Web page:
#5
1. Deal with the Israeli / Palestine issue.
2. Parity with the way the West (US in particular) deals with the Israeli’s and Arabs.
3. Encourage Israel to comply with UN Resolutions (yeah I know… more chance of drinking the Atlantic dry with a straw) or at least impose similar restrictions and penalties as those imposed on the other nations in the area for non-compliance.
4. Research and impliment other technologies as soon as possible in the West to remove our dependance on Oil, then withdraw and leave them too enjoy the sand and oil that no one wants....


But really Bush and his Poodle really have got us into a situation that is going to be very very hard to get out of without causing more of a bloodbath than it already is.
 
#6
1. Recognise and accept that Iraq is irrevocably broken as a unified state.
2. Plan for the 'best' multi-state solution - with ordinary Iraqi interests paramount not re-election prospects in US/UK.
3. Recognise and accept that 'we' broke Iraq and hope that accepting responsibilty and moving forward with humility brings onside the wider muslim community worldwide.
4. Accept responsibilty for the situation and put hands deep into pockets to finance a 'real' infrastructure rebuilding programme for the benefit of the ordinary Iraqi - not the profit and earnings potential of US firms.
5. Encourage 'true' reform of the UN which empowers the UN to make and enact consensus policy, raise it's own robust military force, and give it responsibility for regional peace, security and stability.
6. Allow Iran to pursue a peaceful nuclear programme.
7. International enforcement of Israeli withdrawal to pre-1967 borders.
8. Recognise Syria as a (minor) regional power-broker.

Last three may seem a little irrelevant, but a middle-east policy is needed not an Iraq policy in isolation. Anyone who thinks these are unrelated is not living in the 'real' world.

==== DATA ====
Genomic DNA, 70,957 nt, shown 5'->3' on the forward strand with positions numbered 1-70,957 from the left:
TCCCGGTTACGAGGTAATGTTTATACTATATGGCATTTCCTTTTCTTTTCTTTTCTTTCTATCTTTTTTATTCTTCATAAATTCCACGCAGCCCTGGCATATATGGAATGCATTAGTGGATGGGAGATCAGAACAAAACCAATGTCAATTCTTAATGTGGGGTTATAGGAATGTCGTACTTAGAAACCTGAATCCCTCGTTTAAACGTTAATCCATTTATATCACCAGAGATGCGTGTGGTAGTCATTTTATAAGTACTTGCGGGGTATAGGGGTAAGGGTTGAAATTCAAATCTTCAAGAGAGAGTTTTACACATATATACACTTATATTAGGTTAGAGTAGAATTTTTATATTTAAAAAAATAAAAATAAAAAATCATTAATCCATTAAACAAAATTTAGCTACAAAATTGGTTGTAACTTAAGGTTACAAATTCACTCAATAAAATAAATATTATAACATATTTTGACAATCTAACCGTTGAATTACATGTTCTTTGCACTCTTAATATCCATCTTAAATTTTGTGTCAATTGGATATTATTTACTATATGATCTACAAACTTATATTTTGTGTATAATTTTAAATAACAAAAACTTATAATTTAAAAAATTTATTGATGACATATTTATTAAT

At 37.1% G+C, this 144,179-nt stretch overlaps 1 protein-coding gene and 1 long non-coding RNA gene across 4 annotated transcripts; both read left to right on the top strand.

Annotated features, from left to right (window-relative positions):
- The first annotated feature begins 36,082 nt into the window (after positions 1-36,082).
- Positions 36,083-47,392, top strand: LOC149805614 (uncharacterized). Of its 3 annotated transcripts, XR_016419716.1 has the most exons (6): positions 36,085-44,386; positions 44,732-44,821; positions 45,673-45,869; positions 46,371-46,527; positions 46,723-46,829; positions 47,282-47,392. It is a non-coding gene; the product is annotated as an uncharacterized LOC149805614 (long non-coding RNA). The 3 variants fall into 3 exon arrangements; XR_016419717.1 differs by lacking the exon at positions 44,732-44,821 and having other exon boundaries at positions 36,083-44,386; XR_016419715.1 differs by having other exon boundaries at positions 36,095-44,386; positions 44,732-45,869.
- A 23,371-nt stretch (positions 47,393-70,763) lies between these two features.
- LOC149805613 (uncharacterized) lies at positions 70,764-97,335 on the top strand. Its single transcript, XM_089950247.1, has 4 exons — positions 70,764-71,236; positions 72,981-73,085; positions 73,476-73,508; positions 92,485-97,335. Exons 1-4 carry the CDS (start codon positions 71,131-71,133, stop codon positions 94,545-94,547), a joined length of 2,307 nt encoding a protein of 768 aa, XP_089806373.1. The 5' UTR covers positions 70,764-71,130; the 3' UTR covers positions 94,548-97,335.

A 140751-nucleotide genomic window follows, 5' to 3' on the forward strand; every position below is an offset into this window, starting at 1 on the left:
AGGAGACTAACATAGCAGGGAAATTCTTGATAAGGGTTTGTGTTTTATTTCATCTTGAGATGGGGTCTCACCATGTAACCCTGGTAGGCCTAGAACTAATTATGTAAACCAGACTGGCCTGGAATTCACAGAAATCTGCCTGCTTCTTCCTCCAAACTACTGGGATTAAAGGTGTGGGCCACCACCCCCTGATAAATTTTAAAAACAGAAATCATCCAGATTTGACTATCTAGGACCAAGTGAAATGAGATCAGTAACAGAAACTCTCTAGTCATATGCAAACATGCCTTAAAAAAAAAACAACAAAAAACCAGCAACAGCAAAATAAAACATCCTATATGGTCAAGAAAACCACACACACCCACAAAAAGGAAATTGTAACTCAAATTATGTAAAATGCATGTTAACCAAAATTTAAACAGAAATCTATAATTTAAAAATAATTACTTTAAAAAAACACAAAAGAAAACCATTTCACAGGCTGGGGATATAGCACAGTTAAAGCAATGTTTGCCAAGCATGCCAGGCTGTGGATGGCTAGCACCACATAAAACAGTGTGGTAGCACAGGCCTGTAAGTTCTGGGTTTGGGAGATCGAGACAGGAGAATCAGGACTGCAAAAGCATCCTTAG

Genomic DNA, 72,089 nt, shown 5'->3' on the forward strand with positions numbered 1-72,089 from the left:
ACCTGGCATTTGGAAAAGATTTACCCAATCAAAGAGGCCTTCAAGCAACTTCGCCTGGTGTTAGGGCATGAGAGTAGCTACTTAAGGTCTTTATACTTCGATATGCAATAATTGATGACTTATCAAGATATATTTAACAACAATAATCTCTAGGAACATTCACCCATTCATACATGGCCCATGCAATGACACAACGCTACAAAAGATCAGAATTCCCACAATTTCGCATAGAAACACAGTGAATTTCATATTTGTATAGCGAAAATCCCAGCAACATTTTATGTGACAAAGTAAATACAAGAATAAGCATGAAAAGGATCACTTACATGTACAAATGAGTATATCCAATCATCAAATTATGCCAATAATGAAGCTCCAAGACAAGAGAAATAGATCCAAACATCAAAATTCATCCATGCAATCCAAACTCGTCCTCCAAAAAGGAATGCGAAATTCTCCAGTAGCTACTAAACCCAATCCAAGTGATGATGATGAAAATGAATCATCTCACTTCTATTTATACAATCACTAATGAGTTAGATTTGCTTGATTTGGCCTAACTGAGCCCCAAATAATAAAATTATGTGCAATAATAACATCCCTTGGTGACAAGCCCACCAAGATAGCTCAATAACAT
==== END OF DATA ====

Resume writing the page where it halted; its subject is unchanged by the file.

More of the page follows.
Nehustan

On ROPS
On ROPs
#7
Merk, this would be a terrible solution. The only way that such a move, federation at best, further divided peninsula at worst, would not be seen as further divisive division would be in the context of a more electoral representative and federated peninsula, something again I can't see happening in the near future. It's struck me as an irony that in a world where boundaries are being attempted to be brought down, this region with so much cultural homogeneity is so divided. I know that some would argue it’s down to Tribalism, which may play a part, but I'm not convinced. I'm also not convinced that these differences are currently not being emphasised rather than extenuated.
 
#8
Get back as many Baath party members as you can, who haven't been killed by the yanks and hope they can re secularise Iraq before it is too late.
 
#9
No form of democracy will work - tribal interests over-ride.This rules out any friendly-Arab intervention.
Just get out. Give locals a DTG and stick to it. What happens when we are gone is really just bringing forwards what they would have fought to achieve over a longer period. There will be many deaths but that is happening now.
These are very unpleasant factors and go against all we think we stand for. However, our methods are not working because they are not the methods acceptable to the Iraqi people.
Make it very clear that any outside intervention will be dealt with. Were I an Iraqi war-lord this would not worry me. My racial cleansing would be over before UN had had the first meeting so how we may influence anything is a mystery.